Live sound

Discussion in 'Trumpet Discussion' started by Penstir, Jul 27, 2015.

  1. coolerdave

    coolerdave Utimate User

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    I would do what Patrick suggest first. It is more natural and comfortable plus you don't introduce the problems inherent with small electronics.. batteries, broken wires.
    When I use to play in a rock band I found location in relationship to the other instruments was really important ... NEVER in front of guitar or keyboard. I preferred to be as far back as I could be, next to the drummer and on the bass amp side of the set.
     
  2. Penstir

    Penstir New Friend

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    thanks coolerdave, yes i try in front of the bass amp usually, far back as possible sounds interesting!
     
  3. Penstir

    Penstir New Friend

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    and thanks Mike,
    love the bit about if you dont get what you ask for prepare to be ignored! and love the idea of keeping it simple, I do also think I prefer the 58 to 57, have never been sure why and then often told as a horn player to use the 57...
    And medium volume sounds critical...
    lovely weekend to all, off to play with the noisy geetars in Melbourne armed with great ideas and "im not alone!"
    pen
    ps...trickg Im sadly not handy but have found and purchased one! Gee i will look forward to seeing how the lips go!
     
  4. trickg

    trickg Utimate User

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    Good on you Penny! It's going to make a big difference - just wait and see!

    On a side note, I was looking at mine tonight, I think that this one is actually the "upgrade" version - I believe this one is actually made out of Lexan - not Plexiglas. Lexan doesn't yellow as it ages like Plexiglas will. If I recall correctly, my Plexiglas sound shield got busted in a car wreck - I had my Reunion Blues triple bag in the back of the car and I got into a pretty bad collision on my way to a gig one night back in 1998. Totaled my car, put a slight bend in my Manhassett music stand and broke my sound shield, but my horn was amazingly unscathed.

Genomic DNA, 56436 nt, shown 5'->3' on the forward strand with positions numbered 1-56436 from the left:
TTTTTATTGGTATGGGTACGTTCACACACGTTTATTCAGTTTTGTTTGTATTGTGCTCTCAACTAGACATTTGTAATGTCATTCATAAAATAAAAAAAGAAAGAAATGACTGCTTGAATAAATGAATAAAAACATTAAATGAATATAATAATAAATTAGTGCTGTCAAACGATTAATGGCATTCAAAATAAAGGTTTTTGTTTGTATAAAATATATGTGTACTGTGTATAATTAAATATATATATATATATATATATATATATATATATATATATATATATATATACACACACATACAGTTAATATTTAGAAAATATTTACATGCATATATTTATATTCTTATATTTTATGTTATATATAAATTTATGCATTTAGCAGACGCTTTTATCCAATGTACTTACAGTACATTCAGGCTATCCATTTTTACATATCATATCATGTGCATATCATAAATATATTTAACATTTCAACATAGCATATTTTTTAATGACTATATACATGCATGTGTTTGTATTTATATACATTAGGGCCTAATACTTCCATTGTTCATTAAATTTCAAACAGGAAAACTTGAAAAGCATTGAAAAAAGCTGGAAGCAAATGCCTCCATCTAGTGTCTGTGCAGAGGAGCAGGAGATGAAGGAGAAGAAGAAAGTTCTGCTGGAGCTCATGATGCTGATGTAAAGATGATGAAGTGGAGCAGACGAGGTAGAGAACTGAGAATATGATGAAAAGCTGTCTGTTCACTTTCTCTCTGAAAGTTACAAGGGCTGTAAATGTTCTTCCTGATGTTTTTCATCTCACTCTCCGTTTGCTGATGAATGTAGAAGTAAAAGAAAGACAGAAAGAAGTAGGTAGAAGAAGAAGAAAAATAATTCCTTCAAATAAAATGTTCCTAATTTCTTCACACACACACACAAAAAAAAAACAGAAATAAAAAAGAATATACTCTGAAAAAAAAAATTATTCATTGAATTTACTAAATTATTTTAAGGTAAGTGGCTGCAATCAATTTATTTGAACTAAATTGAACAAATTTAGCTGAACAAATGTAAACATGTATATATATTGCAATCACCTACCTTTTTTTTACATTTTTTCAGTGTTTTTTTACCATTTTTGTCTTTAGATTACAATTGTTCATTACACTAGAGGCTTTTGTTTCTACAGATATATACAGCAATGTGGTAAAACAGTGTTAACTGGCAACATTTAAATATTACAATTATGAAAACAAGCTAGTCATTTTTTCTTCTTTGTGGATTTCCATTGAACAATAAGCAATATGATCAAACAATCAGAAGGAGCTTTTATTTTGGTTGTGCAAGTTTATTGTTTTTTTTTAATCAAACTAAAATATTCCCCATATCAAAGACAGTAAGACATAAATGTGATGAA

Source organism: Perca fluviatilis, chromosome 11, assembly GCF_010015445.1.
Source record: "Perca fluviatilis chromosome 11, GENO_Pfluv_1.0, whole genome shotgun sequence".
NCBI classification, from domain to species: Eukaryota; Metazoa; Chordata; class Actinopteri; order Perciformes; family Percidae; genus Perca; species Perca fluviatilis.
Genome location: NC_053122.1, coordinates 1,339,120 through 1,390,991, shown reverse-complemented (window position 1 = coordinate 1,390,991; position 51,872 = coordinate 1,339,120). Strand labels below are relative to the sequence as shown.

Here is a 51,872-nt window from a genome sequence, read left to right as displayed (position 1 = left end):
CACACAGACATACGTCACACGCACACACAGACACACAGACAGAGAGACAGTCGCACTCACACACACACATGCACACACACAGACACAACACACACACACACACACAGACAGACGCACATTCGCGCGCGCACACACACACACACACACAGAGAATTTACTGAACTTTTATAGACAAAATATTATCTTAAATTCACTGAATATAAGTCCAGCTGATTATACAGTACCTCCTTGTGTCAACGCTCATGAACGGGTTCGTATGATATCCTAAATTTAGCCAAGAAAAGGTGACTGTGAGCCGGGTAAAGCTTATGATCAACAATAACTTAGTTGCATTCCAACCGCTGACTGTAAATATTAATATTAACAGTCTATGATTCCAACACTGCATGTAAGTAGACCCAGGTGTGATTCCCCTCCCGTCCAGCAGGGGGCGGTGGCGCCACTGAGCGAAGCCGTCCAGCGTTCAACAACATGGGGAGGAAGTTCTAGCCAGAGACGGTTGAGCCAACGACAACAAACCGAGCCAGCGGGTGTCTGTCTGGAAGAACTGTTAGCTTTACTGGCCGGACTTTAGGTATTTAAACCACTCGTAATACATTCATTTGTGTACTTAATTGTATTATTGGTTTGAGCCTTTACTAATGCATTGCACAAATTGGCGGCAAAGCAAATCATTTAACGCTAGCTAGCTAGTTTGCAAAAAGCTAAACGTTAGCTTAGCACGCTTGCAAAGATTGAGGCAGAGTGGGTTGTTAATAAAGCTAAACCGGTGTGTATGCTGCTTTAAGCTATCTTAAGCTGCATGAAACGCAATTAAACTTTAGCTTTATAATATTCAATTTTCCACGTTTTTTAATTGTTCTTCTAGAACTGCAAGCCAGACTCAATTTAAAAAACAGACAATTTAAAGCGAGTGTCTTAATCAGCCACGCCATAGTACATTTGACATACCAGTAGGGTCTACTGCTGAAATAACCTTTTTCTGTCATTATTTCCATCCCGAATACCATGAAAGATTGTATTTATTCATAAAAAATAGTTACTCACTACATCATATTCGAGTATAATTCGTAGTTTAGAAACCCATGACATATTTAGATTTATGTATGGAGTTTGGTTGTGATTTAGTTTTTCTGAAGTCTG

Edit: I should mention that the collision was not my fault - a guy pulled out in front of me from a flashing red and I T-boned him going about 50 mph. Fortunately we both walked away from it.
     
  5. treble_forte

    treble_forte Pianissimo User

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    After tonight's beating (3 days in a row of bad sound) I just placed an order for:

    Mixer, 2 DIs with link outs, a monitor (actually a bass combo (I play bass too, and wanted to have something multi-purpose): Hartke A35 - I will make and add a tweeter extension if I need it. That's easy).

    So I will split the brass mics 2 ways: to my mixer/amp and to the main mixer/amp. There is never an issue hearing the rest of the band, just horns, so I will only feed brass through my speaker. If I want a monitor mix from the main desk I can add it with one lead. I can also have in-ears if I want with this setup :)

    I think tomorrow will be a light day. I have been hitting it hard the last week.

    Keep us informed how you do! Those shields are great but they have a narrow angle where they work. I think a good starting point is to set the shield so you can see your face when you stand where you play. Work from there and see what sounds best!

    Mike
     
  6. rowuk

    rowuk Moderator Staff Member

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    Hi Penny,

    Like the with getting used to a trumpet, getting used to a microphone is a critical part of the way we practice when amplified venues are our destiny.

    Regardless which microphone you finally decide on, practice with it, get used to its directionality and proximity effect (sounds thicker when you play directly into it). Get used to asking for a foldback volume and balance that works with your ears,